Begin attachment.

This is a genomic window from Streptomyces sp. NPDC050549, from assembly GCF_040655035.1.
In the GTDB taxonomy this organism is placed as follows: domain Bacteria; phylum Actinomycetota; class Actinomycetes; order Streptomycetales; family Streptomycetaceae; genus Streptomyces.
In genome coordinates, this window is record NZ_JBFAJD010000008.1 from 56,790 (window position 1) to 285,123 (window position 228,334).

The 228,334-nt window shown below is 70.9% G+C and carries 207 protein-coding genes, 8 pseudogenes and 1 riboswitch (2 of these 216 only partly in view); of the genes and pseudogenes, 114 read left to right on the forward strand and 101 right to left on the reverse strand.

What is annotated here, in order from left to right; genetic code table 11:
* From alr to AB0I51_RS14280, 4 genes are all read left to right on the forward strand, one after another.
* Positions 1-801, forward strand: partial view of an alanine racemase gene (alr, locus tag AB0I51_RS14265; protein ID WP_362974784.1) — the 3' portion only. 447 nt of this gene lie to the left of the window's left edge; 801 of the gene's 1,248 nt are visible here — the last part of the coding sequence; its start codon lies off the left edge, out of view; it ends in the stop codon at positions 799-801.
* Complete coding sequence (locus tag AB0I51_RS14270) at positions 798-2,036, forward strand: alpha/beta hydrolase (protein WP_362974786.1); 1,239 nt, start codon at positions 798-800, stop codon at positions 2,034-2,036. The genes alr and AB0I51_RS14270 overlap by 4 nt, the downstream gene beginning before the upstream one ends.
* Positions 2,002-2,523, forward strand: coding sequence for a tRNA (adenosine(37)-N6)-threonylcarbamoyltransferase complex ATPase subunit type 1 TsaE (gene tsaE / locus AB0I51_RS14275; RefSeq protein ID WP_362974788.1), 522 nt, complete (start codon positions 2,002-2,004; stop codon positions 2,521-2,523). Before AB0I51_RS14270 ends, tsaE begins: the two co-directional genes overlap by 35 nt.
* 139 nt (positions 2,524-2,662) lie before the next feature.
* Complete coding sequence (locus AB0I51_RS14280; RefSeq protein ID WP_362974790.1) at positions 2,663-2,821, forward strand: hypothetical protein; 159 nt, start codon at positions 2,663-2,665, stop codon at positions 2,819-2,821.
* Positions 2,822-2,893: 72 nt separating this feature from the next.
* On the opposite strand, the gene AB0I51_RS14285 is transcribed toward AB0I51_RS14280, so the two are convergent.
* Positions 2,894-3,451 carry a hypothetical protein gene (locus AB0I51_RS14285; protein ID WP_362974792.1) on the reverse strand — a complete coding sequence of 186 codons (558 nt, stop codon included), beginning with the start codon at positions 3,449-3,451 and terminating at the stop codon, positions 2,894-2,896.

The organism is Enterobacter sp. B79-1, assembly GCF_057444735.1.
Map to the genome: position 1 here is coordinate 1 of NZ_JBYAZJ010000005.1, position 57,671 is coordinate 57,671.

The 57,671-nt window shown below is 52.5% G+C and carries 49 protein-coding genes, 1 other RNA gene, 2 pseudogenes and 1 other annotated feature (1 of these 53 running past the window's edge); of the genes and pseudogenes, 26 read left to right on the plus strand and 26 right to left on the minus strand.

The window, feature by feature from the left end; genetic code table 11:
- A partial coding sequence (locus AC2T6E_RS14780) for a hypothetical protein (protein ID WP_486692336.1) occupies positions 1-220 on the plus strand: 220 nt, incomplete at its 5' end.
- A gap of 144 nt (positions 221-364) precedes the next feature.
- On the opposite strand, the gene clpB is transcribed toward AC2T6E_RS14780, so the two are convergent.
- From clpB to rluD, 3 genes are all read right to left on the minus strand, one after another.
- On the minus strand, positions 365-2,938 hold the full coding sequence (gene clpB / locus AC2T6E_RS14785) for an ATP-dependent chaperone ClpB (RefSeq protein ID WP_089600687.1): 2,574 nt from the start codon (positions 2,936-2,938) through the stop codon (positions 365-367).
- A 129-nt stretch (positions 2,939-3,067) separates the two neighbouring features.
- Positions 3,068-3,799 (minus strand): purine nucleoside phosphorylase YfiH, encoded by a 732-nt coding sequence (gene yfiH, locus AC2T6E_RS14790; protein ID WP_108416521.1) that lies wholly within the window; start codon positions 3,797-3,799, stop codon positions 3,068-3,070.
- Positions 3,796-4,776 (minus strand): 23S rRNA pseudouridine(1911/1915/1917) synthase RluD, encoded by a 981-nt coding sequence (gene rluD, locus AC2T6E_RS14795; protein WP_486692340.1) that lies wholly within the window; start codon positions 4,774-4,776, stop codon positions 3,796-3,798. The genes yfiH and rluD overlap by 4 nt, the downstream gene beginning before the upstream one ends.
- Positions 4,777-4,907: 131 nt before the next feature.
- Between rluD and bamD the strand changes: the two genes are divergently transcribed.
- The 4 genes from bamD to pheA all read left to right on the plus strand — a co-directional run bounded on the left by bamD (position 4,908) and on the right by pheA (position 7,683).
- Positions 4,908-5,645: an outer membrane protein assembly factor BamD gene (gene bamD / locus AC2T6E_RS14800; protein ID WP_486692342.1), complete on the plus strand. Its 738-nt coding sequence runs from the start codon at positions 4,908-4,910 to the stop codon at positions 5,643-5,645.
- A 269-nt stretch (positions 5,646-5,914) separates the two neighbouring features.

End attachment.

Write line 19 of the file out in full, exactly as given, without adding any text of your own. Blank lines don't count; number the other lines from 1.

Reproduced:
- A partial coding sequence (locus AC2T6E_RS14780) for a hypothetical protein (protein ID WP_486692336.1) occupies positions 1-220 on the plus strand: 220 nt, incomplete at its 5' end.